In Cloud We Trust: First Round invests in Backupify

I am excited to share the news of First Round Capital's recent investment in cloud-to-cloud backup service Backupify.  This is the first deal I've closed for FRC and I've also joined the board of the company.  Josh Kopelman will be working closely on this investment as well.
Joining our investment in the $900k round were General Catalyst, Betaworks, Jason Calacanis, and Chris Sacca.
The origin of this company is pretty interesting.  Back in late 2008, I noticed that one of my Flickr contacts seemed to be short a few photos--like, a few thousand of them.  For some reason (which I later found out was just an expired credit card) their account was only showing the last 250 photos they took. I freaked out.  I realized that I had been using Flickr for so long that I had switched computers several times and no longer had many of my originals.  The single point of failure for all my digital memories was now Yahoo!  You can imagine how comfortable that made me feel. I immediately started looking for backup solutions.
Existing solutions provided desktop backup, but that wasn't the issue.  These photos, like more and more of my life, weren't on my desktop in the form of files.  Not only were they files in the cloud, but they had all sorts of attached metadata like tags, comments, and groupings that didn't come in a neatly packaged desktop file.  Bringing these photos back down to my desktop, losing that data richness, and then uploading them back up to the cloud not only seemed inefficient, it would have been downright archaic.  Flickr has an API.  S3 has an API.  This shouldn't have been more than a few clicks away from being a non-issue, but no one was working on a “cloud to cloud” solution. 
I sent out a Twitter distress signal and my friend Rob May came to the rescue.  We met back in 2005 through our respective blogs—he was writing at Businesspundit at the time.  Always working on something entrepreneurial, he had a team of developers at the ready to execute on new projects.  This project, however, he was a bit skeptical about.  He wasn't entirely convinced this was a problem for a lot of people—that is, until after his team built it and people started signing up... and even a little while after that.  Ironically enough, you could say that this is a project that the market dragged Rob into kicking and screaming.
Not only did users start signing up for backup of the hosted photo services they were using, but they started requesting additional services as well—Google Docs, Basecamp, blogs, even their web e-mail.  It became increasingly apparent that cloud applications were becoming a more critical aspect of not only people's personal lives but their businesses as well.  When enterprises started contacting him about Salesforce and archiving solutions, it was clear that this was an opportunity that demanded to be properly resourced.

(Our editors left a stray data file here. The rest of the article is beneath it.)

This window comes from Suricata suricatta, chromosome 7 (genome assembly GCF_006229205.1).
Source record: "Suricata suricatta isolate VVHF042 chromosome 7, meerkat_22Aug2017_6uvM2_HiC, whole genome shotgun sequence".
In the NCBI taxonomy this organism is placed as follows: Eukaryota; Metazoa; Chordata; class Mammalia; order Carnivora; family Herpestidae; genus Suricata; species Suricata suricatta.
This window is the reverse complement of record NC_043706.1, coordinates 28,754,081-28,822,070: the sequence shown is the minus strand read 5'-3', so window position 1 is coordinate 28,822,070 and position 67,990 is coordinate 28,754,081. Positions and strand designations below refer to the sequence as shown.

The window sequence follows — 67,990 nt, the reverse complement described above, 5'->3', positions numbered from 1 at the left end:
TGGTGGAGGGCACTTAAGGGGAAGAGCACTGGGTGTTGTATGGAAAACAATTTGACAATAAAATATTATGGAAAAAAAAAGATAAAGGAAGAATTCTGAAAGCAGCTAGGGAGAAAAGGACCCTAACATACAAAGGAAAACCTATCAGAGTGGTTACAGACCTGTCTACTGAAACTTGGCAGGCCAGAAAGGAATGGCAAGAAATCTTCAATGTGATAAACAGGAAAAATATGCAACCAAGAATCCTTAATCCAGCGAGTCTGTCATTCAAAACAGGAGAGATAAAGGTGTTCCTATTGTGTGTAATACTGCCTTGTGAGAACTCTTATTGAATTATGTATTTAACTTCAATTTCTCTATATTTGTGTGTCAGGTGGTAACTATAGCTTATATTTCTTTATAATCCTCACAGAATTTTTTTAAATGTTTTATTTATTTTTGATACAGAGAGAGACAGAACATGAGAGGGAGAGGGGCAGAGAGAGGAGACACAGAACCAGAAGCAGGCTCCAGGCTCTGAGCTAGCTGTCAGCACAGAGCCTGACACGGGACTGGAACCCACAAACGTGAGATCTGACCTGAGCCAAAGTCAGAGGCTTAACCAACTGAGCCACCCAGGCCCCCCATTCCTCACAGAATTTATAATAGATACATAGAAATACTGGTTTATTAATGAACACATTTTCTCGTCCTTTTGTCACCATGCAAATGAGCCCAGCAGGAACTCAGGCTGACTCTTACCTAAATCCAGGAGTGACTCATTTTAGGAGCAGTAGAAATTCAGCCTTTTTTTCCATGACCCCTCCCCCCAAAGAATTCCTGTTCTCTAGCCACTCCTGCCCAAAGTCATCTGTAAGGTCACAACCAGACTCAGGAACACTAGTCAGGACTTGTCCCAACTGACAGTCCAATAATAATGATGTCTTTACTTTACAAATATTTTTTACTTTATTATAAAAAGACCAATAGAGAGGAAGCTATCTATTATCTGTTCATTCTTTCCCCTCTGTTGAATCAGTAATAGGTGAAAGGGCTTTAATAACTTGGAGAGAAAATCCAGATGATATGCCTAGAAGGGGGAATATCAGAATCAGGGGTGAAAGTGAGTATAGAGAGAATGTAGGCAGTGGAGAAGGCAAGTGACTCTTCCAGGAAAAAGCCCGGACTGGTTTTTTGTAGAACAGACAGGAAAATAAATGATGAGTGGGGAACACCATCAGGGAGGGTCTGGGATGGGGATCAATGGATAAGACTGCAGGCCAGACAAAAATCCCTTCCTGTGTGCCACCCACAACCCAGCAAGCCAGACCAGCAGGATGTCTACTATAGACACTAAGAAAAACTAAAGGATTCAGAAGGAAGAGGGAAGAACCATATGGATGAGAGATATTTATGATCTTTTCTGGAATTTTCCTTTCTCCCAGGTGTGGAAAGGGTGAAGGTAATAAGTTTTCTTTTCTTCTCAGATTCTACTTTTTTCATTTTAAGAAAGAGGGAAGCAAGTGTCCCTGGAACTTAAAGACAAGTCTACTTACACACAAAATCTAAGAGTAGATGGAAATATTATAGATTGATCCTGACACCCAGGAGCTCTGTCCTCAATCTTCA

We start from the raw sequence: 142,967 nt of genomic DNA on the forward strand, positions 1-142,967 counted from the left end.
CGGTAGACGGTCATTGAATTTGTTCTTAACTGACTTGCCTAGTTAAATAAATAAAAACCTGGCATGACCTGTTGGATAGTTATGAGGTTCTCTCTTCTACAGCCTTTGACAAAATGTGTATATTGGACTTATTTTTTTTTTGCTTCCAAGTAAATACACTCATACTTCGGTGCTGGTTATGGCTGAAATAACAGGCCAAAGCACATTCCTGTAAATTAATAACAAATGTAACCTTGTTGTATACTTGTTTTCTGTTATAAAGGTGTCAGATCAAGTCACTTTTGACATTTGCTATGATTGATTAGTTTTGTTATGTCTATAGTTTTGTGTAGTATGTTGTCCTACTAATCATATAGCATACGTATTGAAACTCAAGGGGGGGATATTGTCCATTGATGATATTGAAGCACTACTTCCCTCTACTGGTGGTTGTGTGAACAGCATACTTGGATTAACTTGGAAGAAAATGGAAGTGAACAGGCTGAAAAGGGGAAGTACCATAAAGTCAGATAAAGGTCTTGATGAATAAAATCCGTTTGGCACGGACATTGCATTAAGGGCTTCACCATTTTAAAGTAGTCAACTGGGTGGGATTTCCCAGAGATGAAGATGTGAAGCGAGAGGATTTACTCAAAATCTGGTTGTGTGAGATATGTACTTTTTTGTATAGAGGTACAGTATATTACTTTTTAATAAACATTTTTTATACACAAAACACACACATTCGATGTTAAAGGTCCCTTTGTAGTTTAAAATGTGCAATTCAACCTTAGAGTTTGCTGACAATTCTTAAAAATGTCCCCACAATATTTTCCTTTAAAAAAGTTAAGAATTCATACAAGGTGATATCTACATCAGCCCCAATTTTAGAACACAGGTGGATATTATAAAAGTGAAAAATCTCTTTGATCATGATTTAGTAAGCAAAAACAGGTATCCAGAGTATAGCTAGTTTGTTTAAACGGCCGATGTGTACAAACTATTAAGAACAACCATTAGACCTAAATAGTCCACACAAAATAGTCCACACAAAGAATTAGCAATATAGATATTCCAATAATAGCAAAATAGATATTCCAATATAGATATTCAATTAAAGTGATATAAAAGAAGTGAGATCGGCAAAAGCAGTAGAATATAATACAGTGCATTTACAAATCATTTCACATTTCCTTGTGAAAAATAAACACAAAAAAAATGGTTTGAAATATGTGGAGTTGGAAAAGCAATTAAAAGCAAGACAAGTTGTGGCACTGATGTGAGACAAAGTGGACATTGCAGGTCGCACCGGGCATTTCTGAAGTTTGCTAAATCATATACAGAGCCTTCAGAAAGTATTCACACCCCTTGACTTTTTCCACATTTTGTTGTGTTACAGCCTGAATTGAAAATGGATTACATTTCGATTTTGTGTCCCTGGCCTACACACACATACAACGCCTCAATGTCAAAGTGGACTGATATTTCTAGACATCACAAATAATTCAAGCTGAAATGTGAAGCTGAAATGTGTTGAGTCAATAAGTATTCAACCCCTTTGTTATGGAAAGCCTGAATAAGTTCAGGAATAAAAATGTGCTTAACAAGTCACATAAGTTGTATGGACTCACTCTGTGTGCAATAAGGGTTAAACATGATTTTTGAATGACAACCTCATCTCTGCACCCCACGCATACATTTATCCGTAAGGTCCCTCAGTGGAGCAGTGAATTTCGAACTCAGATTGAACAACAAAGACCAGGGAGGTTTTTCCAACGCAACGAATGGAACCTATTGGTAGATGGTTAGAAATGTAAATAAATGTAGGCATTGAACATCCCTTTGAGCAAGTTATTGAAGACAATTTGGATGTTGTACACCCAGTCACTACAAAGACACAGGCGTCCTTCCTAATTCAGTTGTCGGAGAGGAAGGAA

Right around the time I joined First Round, Rob started thinking about raising an angel round.  We started talking about the future roadmap of the company and how important this service could be.  We found research that indicated that the number one reason why more companies aren't using cloud applications is because fear over handing all their data to a third party without direct access to it—data lock-in. When your SaaS applications go down, or companies go out of business or discontinue services, you're toast.  A backup service built specifically to handle the structured data in cloud software could give a lot of companies the piece of mind needed to finally get them to move off the desktop. 
On top of that, being able to store all of the structured data you have in the cloud opens up a host of other opportunities, like comprehensive search or better interoperability across online applications.  What's really exciting is the enthusiasm among the tech community for services that help enterprises, small businesses, and consumers alike move to the cloud.  Rob's had a number of conversations with key market players around business development and is open to more.  Tell him what Backupify can do to help you or your constituents move to the cloud with confidence. 
Another thing I'm looking forward to with this deal is Rob's impending move to the East Coast.  He's been in Louisville, Kentucky over the last few years and he's been talking about moving to a more robust innovation community for as long as I know him.  He'll be heading to either New York, Boston, or Philly in the next few months and I'm sure he'd love to get some insider feedback on these communities.
With this round, Backupify is going to be able to sharpen its product and business focus, and make some much needed engineering hires.  If you're interested in building ultra-scalable applications in the cloud, big data, APIs, and crawling, please drop Rob a line at  We're looking for a solid VP of engineering and some additional developers.
It's also great to have such great folks joining us in our investment.  I can't be more stoked about being able to work with Andy and John and the Betaworks team on this, as big data and APIs are pretty much what they eat for breakfast.  Also participating is General Catalyst.  David Orfao has a long history of building successful companies and brings a wealth of experience to the table.  Backupify also has had some very smart advisors on board like Sim Simeneov and Dharmesh Shah that I'm looking forward to getting to know better.  Plus, given that this company will be helping to evangelize a move to the cloud, I don't think you could ask for two more prominent and influential folks than Jason Calacanis and Chris Sacca.